March 30, 2012 - Posted by Erin in Culture, Madrid, Spain

Yesterday, Spain’s workers went on strike for another huelga general (general strike) expressing their dissatisfaction with labor reforms. The impact of the protest did not go unnoticed – public transportation ran less frequently, many shops closed, and the city was basically blanketed in trash. Leftover bottles and cans from botellón the night before. Bright-red spray paint splashed across storefront windows. Piles of flyers strewn on the ground from strikers throwing them in the air like confetti. Sure, some of the trash build up was due to striking government workers not cleaning the streets, but, for the most part, it was a direct result of the event itself. Which makes me think: I’m all for freedom of expression, but does an otherwise valid message lose its credibility when it’s at the expense of trashing the city? Hmmm.

An unexpected pleasant (albeit, perhaps over-the-top) sight among the trash-covered streets.

10 Responses to “Striking Spaniards”

  1. Shawn Says:

    Agreed. These thoughts are on my mind these days, too. The garbage and vandalism can’t be helping anyone.
    By the way, I was out yesterday afternoon taking some shots for my blog, and I walked in front of two girls taking a photo of those hanging plants near Fuencarral. If that was you, I’m glad my big head didn’t appear in your shot!
    Nice Gran Vía shot, too!

  2. Erin Says:

    No way! That was totally me! Oh Madrid – such a pañuelo.

  3. Kaley [Y Mucho Más] Says:

    Great photos. I think you definitely notice it more in bigger cities, because — back in 2010 — I was in Zamora/Salamanca, and although there were strikes, it wasn’t as noticeable as I think it is/was in the bigger cities.

  4. New Life In Spain Says:

    It went very wrong in Barcelona yesterday! Violent & scary! Your post looks nicer than mine on the same subject he he. Did it also get violent in Madrid?

  5. Christine Says:

    When I read the title of this post “Striking Spaniards” I was expecting to see a post of some Spanish hotties! 😉 Algeciras was trashed too…but really that’s nothing new (ugh!).

  6. Holly Em Says:

    The people should have been striking 5-10 years ago whilst the government has been giving out such generous benefits that were unsustainable, thus setting the bar of expectations from the people (amongst the other un-wise spending habits). THIS is the reason the country is in such trouble. Making cuts is not the problem. If the country defaults then everyone will be in much worse state. People just don’t understand this. And trashing store fronts only hurts your fellow commerades, not those whom they are striking against.

  7. Erin Says:

    Holly – agreed. I think we both well know that their often seems to be a “big picture” perspective missing in these parts.

    Christine – hahahaha, watch, I’m going to get search traffic for people looking for hot Spaniards! I’m so dense that I didn’t even think of that when writing the title.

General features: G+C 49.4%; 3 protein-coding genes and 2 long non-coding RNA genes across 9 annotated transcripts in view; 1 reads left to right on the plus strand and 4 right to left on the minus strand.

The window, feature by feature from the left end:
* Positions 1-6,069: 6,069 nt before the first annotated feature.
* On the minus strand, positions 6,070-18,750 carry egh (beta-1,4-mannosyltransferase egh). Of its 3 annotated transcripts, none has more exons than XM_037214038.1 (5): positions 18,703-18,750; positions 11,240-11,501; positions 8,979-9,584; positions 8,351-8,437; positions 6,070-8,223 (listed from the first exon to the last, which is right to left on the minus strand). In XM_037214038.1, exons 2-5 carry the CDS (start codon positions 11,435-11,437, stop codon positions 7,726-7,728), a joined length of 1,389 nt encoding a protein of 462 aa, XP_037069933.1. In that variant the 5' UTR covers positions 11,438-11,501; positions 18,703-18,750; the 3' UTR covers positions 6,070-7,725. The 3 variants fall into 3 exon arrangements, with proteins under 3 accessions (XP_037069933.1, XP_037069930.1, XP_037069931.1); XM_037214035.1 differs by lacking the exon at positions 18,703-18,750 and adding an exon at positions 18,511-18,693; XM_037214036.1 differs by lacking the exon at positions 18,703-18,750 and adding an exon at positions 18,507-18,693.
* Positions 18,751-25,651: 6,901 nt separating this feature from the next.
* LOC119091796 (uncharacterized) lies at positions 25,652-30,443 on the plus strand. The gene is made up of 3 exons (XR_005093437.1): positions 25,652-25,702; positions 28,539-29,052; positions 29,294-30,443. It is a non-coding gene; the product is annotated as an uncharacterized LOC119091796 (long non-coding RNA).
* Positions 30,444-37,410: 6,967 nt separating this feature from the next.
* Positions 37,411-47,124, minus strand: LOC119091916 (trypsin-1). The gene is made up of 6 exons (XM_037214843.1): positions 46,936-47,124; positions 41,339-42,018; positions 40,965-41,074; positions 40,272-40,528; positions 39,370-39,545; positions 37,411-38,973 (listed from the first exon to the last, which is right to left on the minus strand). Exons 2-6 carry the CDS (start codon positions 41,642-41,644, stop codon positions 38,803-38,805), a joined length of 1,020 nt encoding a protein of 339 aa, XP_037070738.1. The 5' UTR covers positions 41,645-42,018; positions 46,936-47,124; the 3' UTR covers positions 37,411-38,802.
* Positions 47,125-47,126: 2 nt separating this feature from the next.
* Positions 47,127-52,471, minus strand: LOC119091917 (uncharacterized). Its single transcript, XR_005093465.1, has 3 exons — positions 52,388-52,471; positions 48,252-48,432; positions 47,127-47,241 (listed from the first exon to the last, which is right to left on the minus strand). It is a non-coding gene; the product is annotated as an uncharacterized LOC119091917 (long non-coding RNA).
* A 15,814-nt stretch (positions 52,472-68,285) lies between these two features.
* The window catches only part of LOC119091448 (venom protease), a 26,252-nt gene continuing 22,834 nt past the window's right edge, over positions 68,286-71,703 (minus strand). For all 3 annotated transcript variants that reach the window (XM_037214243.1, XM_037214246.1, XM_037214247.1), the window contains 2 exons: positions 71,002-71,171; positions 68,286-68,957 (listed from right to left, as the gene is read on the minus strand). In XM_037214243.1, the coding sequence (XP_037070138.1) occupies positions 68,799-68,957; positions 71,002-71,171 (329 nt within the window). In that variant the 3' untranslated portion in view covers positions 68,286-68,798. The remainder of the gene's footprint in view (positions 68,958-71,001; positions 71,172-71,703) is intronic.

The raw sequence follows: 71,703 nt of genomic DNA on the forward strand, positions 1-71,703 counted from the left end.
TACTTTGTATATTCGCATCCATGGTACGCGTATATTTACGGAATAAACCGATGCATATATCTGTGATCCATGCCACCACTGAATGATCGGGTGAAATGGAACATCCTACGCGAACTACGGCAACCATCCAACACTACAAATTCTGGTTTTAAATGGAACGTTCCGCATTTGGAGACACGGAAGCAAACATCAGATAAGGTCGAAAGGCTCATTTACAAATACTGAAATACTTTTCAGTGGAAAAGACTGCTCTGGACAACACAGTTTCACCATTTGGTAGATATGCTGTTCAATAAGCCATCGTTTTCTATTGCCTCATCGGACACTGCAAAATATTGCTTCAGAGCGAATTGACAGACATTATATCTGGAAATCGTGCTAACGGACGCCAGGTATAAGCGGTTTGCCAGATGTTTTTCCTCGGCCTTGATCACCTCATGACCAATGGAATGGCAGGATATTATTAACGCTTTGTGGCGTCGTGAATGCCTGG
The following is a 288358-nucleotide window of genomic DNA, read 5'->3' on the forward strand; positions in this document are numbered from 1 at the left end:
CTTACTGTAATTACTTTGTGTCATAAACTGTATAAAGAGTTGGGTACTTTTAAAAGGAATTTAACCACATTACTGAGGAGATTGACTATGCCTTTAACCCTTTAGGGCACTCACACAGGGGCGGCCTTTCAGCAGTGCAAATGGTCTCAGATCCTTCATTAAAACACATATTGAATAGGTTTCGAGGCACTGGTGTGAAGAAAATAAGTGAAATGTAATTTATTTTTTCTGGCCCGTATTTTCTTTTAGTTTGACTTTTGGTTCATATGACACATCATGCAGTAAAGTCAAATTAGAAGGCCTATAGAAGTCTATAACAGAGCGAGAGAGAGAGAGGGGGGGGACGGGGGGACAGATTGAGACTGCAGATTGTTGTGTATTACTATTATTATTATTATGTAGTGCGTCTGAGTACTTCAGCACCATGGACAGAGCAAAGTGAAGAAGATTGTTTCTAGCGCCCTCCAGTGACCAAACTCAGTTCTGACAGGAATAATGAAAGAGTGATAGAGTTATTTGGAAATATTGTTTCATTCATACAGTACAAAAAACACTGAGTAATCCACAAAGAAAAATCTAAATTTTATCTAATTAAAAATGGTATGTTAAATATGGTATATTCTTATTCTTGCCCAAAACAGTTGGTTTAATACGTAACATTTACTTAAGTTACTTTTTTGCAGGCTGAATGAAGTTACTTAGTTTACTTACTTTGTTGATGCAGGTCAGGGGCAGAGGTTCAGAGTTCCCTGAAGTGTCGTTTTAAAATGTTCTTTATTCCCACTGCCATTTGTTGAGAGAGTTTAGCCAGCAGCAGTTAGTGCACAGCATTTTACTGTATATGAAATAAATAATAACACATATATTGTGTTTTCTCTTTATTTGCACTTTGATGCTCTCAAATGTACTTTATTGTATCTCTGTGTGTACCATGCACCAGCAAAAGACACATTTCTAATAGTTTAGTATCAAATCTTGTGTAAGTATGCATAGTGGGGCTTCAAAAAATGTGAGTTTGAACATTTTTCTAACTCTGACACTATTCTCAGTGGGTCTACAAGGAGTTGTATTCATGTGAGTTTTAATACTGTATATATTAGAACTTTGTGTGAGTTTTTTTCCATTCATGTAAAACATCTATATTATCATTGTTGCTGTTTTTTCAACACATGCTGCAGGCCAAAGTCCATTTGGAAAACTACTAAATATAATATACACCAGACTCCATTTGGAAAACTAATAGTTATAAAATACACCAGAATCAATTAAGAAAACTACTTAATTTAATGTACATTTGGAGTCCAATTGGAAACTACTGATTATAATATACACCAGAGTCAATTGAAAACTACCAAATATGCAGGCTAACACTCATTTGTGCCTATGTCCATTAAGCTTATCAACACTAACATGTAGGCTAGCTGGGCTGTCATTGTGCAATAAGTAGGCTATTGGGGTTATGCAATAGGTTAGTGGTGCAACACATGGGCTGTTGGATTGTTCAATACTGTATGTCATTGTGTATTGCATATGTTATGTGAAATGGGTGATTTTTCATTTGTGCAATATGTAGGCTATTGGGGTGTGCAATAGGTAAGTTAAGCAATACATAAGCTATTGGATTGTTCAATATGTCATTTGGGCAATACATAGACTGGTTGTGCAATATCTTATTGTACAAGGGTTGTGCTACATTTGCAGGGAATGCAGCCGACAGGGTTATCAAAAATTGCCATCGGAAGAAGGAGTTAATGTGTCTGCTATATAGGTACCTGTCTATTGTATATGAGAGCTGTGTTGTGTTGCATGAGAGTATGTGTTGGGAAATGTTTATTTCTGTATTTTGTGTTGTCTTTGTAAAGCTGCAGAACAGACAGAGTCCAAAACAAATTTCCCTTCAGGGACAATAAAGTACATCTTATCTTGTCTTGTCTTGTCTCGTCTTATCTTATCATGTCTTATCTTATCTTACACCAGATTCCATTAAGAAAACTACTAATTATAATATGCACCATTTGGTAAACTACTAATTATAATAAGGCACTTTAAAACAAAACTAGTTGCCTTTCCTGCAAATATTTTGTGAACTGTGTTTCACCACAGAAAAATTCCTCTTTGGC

8. Rob Innis Says:

    After living with the Spanish for 12 years I have come to accept that there littering habits are consistent with all events from fiestas to strikes. After all it is someone else’s job to pick it up and who would deprive them of that job. Which (when they want) they can be extremely efficient at. As after our local street market (largest on the Costa Blanca) the rubbish is cleared within a couple of hours.

  9. Erin Says:

    I couldn’t agree more. I’ve always thought – which comes first when it comes to littering here in Spain: people being messy, therefore a good cleanup system? Or a good cleanup system that makes folks feel like they can be messy? I appreciate how well they tidy up here, but wish that throwing trash everywhere wasn’t so pervasive in the first place…

  10. robin Says:

    Definitely have to disagree with Holly’s point I’m afraid – it’s too easy to blame the social security bill or benefit fraud or whatever for current woes but it doesn’t make any sense. As I understand it the market crashes and subsequent banking crisis were born deep in the private sector, coming about as a result of deregulated activity in the markets. Thoroughly entrepreneurial and thoroughly disreputable.

    Social security costs would be dwarfed in scale. If we hadn’t had a private and financial sector let loose to fill their boots in a deregulated and, looking back, criminal environment then the like of the Spanish government would still be handing out “unsustainable” benefits without the merest whiff of a euro crisis or the prospect of a bailout. I don’t believe you could make the argument the other way around.

    The public sector, it seems, right down to the tax payer, will have to pay for this crisis, but it came from the private sector. Anything else seems like scapegoating to me.

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